Art

Nicole Eisenman’s Portraits of Angry White Men

We have seen these men before; they are oafish and hapless, yet dangerous. They are Philip Guston’s Klansmen, back from the dead to ruin us.

Nicole Eisenman, “Heading Down River on the USS J-Bone of an Ass” (2017), oil on canvas, 127.25” x 105” x 1.75″(all images courtesy the artist and Susanne Vielmetter Los Angeles Projects; photo by Robert Wedemeyer)

LOS ANGELES — Judging from the paintings and drawings on view at Susanne Vielmetter Los Angeles Projects, Nicole Eisenman has been thinking a lot about angry white men. They are almost the exclusive population throughout the expansive gallery. There is a large contingent of shooters, each confronting us from behind a firearm aimed directly outward, so that to look at the drawings is to stare down a gun-barrel. These shooter drawings are almost all from 2016, with a few from 2017 and one from 2018, elaborated in ink, charcoal, oil, acrylic, and pencil. This last is the largest, and the only one bearing a title, “The Shooter.” One of the untitled drawings, in pencil and blue ballpoint pen, shows a man pointing his gun at us with one hand while the other grasps his penis. Along the bottom margin Eisenman has written “BAMSPLOOSH.”

Nicole Eisenman, “The Shooter” (2018), ink, charcoal, oil, acrylic and pencil on gessoed paper, 41 x 34.5″ paper size; 51 x 43.75 x 2″ framed (photo by Robert Wedemeyer)

While there is nothing original about equating guns with penises, the full array of drawings in Dark Light reveals Eisenman’s mind ping-ponging through a number of visual rhymes, adding up to many of the show’s most compelling moments. The circle of the gun barrel becomes the end of a cigarette smoked by impassive men. In one case, smoke billows from a man’s right nostril; in another, a sooty cloud issues from a cigarette belonging to an African American in a drawing titled “A Moment of General Anesthesia” (2018), suggesting this man’s need for relief from pain of America’s continuous police shootings of black men. Further iterations of the black circle appear: in a small 2016 sketch it is a bullet hole in the middle of someone’s face, in others it is a darkened sun. A 2015 ink drawing titled “Black Sun” has the cheerless orb spewing fecal liquid that piles like a mound of pudding below, resembling a pipe depositing sewage in our waterways. Finally and inescapably, the circle is an anus.

Nicole Eisenman, “Dark Light” (2017), oil on canvas, 127.25” x 105” x 1.75″ (photo by Robert Wedemeyer)

Two monumental oil paintings anchor the exhibit, each over 10 feet high and featuring four men. “Heading Down River on the USS J-Bone of an Ass” (2017) shows three men on a vessel constructed from a giant mandible, the mast supporting a sail with a gaping hole. The men sit placidly in the boat as it heads downriver; the first plays a flute, the second (a sailor) grasps the line running to the boom, and the third is a businessman in a suit. The company, if not exactly merry, is oblivious to the fact that their ship is about to be lost over a waterfall. Behind them a man in a similarly endangered boat stands on deck and plays a bass drum, the kind one wears in a marching band. The entire painting is in sickly hues, the river a putrid yellow-green. “Dark Light” (2017) has four men in the bed of a pickup truck, three of them asleep while the last stands shining a flashlight emanating shade instead of light. This benighted figure, face set in a scowl, wears a camouflage T-shirt and a red trucker hat that doesn’t need the letters MAGA to be identifiable.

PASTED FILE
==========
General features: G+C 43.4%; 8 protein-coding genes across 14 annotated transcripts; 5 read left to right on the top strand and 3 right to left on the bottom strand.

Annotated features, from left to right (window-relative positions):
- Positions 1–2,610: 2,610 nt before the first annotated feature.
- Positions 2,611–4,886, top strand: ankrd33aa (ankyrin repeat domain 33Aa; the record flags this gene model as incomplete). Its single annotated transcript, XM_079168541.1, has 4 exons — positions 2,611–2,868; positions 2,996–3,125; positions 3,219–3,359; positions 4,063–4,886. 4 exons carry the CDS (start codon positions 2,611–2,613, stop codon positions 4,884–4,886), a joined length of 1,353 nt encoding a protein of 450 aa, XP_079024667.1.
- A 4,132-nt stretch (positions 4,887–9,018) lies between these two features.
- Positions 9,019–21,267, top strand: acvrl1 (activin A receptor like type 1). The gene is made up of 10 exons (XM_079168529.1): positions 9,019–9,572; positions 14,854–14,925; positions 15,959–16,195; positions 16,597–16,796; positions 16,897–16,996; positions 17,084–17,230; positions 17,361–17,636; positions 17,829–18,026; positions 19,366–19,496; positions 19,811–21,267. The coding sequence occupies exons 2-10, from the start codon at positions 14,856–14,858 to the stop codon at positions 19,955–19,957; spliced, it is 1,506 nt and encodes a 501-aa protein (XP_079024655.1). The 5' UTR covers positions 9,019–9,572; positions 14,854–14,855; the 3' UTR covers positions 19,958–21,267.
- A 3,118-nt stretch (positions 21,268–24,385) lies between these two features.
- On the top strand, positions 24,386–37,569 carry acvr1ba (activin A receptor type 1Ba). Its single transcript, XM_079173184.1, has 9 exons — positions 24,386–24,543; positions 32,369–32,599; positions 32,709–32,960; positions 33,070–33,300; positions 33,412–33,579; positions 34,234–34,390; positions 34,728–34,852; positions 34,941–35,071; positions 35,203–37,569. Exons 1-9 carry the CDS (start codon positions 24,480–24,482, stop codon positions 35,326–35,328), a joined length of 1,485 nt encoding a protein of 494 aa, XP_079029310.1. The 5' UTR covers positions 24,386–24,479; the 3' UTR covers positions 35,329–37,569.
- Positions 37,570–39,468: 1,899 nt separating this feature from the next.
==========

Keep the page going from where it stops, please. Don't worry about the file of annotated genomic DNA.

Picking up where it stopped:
We have seen these men before; they are oafish and hapless, yet dangerous. They are Philip Guston’s Klansmen, back from the dead to ruin us. That a painter has resurrected these sinister buffoons indicates that little has changed politically since Guston’s figurative turn — America continues to embrace its foundational racism, brought to the surface in our new century by white horror at the first black president, and the consequent election of Donald Trump, racist-in-chief. Just as Klansmen once enforced oppression, the white majority of this country has installed an administration that perpetuates its coercive supremacy.

Nicole Eisenman, “The Tea Party” (2012–2017), ink on gessoed paper, 40” x 35″ paper size, 52” x 45.50” x 2″ framed (photo by Robert Wedemeyer)

Although he did not make it directly into the two paintings, Trump appears in many drawings, usually being inaugurated, the ceremony often taking place on the deck of a ship about to plunge over a waterfall. His bizarre hair appears in these sketches as a large slug, a wonderful invention. In the paintings, Trump is everywhere but nowhere visible. His presence infuses the images, their atmosphere poisoned by a toxic masculinity that is not merely self-destructive but threatens to take us all down. Eisenman has a son, so these are not abstract concerns for her, and as a father of two young boys, I am in the same boat. But then again, aren’t we all?

Nicole Eisenman: Dark Light continues at Susanne Vielmetter Los Angeles Projects (6006 Washington Blvd, Culver City, Los Angeles) through April 21.

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